Around L’Atalante

L’Atalante is a movie of an unfocused and diffuse eroticism. The sexual energy officially arises from newlyweds Dita Parlo and Jean Dasté, but is in no way contained by them. The lust we breathe in every frame of L’Atalante is not entirely about feelings between people, and perhaps only partially, dimly about that; when trying to summon the experience of Jean Vigo’s only feature, a complete account must locate and acknowledge a similar feeling between people and animals, people and things, things and things. The ‘between’ might even be more important than the subjects it joins; this is a movie about air, both the heavy mist that greets the bargemates as night stumbles into morning and, more fancifully, the shared space that these creatures inhabit, that is created out of their union. In one of the most celebrated sequences, this is literally true: Parlo and Dasté simultaneously will into existence an imaginary, common plane when sleeping in separate beds miles apart. As they fondle themselves singly, aloneness falls away at the feet of an unnamed kingdom.

Where are we in L’Atalante? Shot on location and in studio, the footage from each is seamlessly blended together in a movie where the seams are otherwise ever present. (Even on repeat viewing, no cut ever falls quite where we anticipate—the camera veers off somewhere when expected grammar dictates a cut and the rhythm is eternally, infernally loopy.) It’s a movie that proceeds from a dream of a romantic, impossibly sophisticated Paris and rudely reminds us of pickpockets, hunger, cold, and confusion in the selfsame city—and yet the deprivations of the latter in no way impugn, or even interrupt, the validity of the former. It’s a movie that respects the fantasies of young hicks for whom the enticements of a garbled radio signal are genuine refinements. It takes great pleasure in realizing that sphere. And yet the bowels of the eponymous ship are unquestionably denser than the world outside, littered with objects that grow more mysterious as they’re explained. It’s the inverse of Noah’s Ark—Michel Simon has been charged with preserving the rude treasures of civilization while the species itself is left to drown. His collection is also, what with its alternative and artifactual sense of history, a clear ancestor of the Museum of Jurassic Technology. (The profusion of cats also suggests a parallel to Julian’s old screening room and I suspect those with little tolerance for kittens tumbling out of every crevice and corner will have even less patience for L’Atalante.)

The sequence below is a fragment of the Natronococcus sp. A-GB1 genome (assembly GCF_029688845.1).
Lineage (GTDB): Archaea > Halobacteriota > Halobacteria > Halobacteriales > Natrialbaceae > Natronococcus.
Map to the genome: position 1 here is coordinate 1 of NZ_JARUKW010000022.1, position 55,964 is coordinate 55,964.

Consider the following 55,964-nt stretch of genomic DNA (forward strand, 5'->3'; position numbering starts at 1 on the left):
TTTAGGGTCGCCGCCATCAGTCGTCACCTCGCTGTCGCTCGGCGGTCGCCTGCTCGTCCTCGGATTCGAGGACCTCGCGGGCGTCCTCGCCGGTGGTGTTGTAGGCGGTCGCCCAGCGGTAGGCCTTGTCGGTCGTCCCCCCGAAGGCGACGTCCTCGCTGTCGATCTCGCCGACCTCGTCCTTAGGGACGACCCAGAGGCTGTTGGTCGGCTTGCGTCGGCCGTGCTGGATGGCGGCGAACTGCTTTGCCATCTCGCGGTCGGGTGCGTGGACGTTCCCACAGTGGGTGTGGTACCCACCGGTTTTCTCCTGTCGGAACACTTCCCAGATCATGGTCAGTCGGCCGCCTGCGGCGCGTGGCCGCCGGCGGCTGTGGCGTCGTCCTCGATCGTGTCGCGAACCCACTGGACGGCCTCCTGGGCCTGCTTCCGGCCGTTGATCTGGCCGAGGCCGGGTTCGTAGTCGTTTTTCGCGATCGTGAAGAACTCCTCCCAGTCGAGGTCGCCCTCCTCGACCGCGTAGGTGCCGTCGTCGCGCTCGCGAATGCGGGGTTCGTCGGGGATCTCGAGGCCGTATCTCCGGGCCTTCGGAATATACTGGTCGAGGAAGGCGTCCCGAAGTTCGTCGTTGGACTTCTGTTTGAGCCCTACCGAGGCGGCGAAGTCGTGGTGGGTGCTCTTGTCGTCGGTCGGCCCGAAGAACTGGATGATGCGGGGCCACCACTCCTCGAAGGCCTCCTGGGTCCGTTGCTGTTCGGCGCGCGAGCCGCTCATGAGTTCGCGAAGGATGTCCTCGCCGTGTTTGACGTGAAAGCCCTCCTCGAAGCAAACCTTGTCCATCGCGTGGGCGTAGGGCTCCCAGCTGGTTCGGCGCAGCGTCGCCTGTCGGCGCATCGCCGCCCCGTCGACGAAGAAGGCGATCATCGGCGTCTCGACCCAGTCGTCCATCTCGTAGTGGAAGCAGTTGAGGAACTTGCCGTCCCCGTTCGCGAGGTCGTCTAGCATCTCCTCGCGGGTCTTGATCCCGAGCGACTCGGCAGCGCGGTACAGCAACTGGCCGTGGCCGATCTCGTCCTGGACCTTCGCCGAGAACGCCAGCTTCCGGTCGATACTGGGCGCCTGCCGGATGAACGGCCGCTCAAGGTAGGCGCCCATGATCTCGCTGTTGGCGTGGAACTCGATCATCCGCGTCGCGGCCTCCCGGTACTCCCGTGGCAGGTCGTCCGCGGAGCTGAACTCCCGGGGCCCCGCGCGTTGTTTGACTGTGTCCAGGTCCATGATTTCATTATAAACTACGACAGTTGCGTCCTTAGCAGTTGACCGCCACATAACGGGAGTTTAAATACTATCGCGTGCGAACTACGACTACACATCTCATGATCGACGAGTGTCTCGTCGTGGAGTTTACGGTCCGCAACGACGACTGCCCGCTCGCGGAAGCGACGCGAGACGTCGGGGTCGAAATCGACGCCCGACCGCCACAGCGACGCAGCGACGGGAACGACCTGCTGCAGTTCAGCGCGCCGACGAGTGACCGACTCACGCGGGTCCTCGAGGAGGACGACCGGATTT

In a basic sense, L’Atalante is both poetically and materially elusive. The two qualities are related and, indeed, have fed off one another. It always feel like it’s on the verge of disappearance.

Famously, Vigo’s producer (a sympathetic financier, one who set up the project even after the total loss incurred by Vigo’s essentially unexhibitable Zéro de Conduite) cracked under pressure from provincial showmen and Gaumont brass and allowed the re-cutting of L’Atalante.  Already an ostensibly commercial package, no amount of fiddling could pass off L’Atalante as something conventionally whole. The version originally seen in Paris in 1934—re-named Le chaland qui passe after a song shoe-horned into the movie alongside Maurice Jaubert’s terrific and brittle score—survives, more or less, but has not been shown for decades. Successive restorations following Vigo’s death supplanted one another. Did we remember a sequence in an older version or create it out of whole cloth? Accounts of outtakes and excised scenes in P.E. Salles Gomes’s biography blended with memories of prints projected on screen.